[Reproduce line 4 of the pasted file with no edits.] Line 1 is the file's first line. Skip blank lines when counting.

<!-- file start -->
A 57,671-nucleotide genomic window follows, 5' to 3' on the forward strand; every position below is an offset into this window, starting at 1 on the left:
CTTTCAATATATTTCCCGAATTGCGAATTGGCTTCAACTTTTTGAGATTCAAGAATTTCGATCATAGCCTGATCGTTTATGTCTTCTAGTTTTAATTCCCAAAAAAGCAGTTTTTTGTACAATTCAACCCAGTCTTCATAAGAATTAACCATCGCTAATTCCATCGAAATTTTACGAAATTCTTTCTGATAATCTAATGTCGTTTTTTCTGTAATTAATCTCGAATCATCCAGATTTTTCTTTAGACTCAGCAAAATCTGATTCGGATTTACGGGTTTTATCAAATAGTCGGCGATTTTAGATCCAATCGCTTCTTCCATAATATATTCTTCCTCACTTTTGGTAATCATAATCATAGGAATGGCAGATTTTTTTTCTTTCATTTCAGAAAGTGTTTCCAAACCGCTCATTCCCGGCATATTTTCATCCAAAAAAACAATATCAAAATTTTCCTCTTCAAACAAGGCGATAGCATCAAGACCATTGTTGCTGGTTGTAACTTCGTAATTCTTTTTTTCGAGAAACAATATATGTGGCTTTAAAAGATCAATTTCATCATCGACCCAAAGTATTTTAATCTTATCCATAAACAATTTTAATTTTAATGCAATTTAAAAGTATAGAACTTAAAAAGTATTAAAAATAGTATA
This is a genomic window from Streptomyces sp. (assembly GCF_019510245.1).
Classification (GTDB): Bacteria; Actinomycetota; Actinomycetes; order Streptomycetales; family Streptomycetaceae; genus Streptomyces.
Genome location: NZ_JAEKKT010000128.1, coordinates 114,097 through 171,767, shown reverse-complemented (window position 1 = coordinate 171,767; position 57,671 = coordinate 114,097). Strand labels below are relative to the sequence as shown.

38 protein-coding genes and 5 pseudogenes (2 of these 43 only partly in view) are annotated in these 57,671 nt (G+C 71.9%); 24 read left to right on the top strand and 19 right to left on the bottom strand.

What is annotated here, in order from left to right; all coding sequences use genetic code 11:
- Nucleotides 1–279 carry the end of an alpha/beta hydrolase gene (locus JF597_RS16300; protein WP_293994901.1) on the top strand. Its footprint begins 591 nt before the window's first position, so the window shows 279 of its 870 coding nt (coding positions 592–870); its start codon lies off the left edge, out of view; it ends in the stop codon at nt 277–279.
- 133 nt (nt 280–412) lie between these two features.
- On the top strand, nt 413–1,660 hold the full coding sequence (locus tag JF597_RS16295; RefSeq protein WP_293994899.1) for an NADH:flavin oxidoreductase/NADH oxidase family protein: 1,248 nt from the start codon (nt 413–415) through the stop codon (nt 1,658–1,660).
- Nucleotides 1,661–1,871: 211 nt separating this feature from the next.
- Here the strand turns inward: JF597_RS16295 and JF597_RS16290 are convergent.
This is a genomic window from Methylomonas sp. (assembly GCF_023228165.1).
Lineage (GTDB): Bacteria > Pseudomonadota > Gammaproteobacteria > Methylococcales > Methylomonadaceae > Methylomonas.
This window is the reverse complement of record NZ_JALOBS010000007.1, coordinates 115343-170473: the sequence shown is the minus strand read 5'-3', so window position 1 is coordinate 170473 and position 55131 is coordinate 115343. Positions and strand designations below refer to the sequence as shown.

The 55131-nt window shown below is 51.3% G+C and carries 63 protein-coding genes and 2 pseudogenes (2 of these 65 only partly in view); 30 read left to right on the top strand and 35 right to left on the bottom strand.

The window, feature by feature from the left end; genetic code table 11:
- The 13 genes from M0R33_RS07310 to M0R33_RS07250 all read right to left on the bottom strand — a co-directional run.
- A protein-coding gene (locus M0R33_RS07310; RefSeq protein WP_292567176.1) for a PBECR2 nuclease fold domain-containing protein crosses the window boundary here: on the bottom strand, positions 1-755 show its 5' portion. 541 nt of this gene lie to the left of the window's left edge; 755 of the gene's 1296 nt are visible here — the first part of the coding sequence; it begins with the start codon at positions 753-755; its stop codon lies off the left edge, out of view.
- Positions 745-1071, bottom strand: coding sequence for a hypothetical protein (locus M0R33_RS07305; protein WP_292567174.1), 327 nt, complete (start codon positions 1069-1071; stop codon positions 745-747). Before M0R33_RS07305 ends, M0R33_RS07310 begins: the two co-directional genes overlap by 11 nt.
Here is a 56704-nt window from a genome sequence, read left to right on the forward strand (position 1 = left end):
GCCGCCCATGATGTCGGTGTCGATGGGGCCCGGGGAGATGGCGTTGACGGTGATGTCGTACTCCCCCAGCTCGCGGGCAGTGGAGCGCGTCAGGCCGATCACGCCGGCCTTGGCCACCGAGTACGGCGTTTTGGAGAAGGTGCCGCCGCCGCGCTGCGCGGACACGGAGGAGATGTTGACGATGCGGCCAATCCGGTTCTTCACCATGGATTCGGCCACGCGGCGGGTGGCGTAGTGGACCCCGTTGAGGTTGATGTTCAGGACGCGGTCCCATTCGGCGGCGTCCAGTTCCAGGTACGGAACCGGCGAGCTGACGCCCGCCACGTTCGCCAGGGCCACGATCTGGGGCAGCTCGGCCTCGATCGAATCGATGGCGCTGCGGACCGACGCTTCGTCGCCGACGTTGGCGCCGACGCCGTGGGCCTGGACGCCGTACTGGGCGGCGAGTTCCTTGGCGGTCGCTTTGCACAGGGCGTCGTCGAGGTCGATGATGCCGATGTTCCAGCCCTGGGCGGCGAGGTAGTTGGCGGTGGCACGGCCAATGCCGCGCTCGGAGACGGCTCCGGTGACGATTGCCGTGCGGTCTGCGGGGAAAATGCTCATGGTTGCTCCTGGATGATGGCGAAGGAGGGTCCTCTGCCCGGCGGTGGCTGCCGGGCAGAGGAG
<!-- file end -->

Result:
Classification (GTDB): Bacteria; Actinomycetota; Actinomycetes; order Streptomycetales; family Streptomycetaceae; genus Streptomyces.